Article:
This year’s graduates are entering an art community with a cultural economy based heavily on reputation. As such, graduates are expected to be involved in determining and contributing to the cultural landscape in very concrete forms, by self-organising and by being both maker and distributor of their work. Irish graduate’s voices are desperately needed to ask difficult questions, and to quote Raqs Media Collective in this context:
“…art neither kills us nor keeps us alive, but being in the presence of art is sometimes a matter of fathoming exactly how alive we are prepared to be.”[i]
It is through this lens that I viewed the recent degree exhibition at the Galway-Mayo Institute of Technology, Galway. It became very clear that while there is an urgency in this institution to address the world around us it is done in a quiet, more introverted than one would expect during this current economic crisis. Alongside this there was a nod towards professionalism and the selling of oneself; we are familiar with every graduate having a business card these days – calling cards to an Irish society that repeatedly marginalises the arts. This was coupled with the artist’s statement – something I am thinking of collecting, the way one collects stamps or teapots. Some were promising the world and its mother, others were deliberately obtuse, creating a deflective wall around the work.
The statement of Tina Hopp stood out as being playful, with an awareness of our text driven art world. Her statement was literally two-sided – one side of the paper was in academic speak, the other side in her own voice. The academic side laid claim to concepts and promised a concrete vision for the work while the personal side was full of questions that may never be answered.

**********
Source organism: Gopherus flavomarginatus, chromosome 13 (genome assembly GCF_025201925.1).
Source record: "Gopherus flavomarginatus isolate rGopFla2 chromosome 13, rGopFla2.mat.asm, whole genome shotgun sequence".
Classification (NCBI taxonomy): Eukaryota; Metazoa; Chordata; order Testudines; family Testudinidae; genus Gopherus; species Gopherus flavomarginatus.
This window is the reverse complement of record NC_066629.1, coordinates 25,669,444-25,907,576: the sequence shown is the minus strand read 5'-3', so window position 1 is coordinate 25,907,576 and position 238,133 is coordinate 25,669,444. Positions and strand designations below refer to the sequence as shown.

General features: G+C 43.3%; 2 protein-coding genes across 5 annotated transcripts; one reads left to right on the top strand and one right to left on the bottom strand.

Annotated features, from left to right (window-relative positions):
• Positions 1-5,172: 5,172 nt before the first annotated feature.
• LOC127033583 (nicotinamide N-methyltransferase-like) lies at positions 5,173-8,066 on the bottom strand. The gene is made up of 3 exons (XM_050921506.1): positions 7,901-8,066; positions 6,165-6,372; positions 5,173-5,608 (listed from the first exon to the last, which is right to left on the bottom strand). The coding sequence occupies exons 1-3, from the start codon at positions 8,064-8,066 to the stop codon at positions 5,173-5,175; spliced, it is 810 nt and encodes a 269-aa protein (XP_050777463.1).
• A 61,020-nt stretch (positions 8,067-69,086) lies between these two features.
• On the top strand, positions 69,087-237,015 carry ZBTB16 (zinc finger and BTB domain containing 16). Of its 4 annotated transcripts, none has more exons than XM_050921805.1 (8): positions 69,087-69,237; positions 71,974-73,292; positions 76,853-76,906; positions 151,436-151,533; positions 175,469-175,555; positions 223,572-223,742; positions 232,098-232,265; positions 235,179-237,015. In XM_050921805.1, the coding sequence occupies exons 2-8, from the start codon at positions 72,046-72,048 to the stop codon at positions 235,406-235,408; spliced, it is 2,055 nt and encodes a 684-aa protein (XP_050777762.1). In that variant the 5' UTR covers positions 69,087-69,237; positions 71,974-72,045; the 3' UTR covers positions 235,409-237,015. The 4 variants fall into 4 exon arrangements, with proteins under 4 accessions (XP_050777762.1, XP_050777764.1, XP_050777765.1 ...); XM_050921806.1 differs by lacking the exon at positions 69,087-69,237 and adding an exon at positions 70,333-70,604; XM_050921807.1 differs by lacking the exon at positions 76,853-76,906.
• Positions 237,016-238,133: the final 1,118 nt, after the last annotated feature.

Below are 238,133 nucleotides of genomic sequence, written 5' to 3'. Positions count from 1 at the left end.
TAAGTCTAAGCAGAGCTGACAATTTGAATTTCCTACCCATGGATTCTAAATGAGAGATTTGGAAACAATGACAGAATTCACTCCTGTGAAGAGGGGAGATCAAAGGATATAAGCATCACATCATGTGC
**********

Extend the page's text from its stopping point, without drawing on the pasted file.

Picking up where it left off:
Hopp’s degree show is made up of fragile wire sculptures and other wires tracing lines across the space, the floor, walls and ceiling. This a juxtaposed with delicate paintings, again exploring line in space. The installation is brought together by a sculpture in the middle of the room, made up of cupcake cases. These objects, made of the lights and translucent paper, defy gravity by making a precarious tower on a plinth. Through line, texture and abstraction Hopp invites us into a carefully planned world of enquiry. There is a sense of open-ended experimentation here as she invites us to consider the form of one line, then two, and so on until we accept this accumulative way of exploring the world around us. Hopp’s work is concerned with the internalisation of this world, how we negotiate and understand both real and imagined space. It celebrates the intertwining of intuition and intellect.
This exploration of space is also apparent in the work of Winnie Pun. Her two projected video works show an unchanging rural landscape featuring a lake and some trees with an overcast sky. Pun has filmed these two projected video pieces by taking one video camera and lining it up with a stills camera. The landscape is filmed through the lens of a stills camera. The stills camera’s viewfinder acts as a pointer towards the centre of the compositions, a direction so deliberate it becomes futile. What it is pointing to is as unassuming as the rest of the composition, asking the viewer to contemplate the space between the real landscape and on the landscape seen through the stills camera. These video works are shown alongside beautifully rendered photographs and paintings which explore different elements of a prosaic, everyday landscape. All of the works are small in scale, showing a rigour in research. Her skilled application of paint on gessoed panels is done to perfection. With this confidence in materials and concept, Pun delivers a delicate idea – that of just looking. There is an impulse on the artist’s part to make sense of, what we perceive as, the quiet and non-changing elements of our world.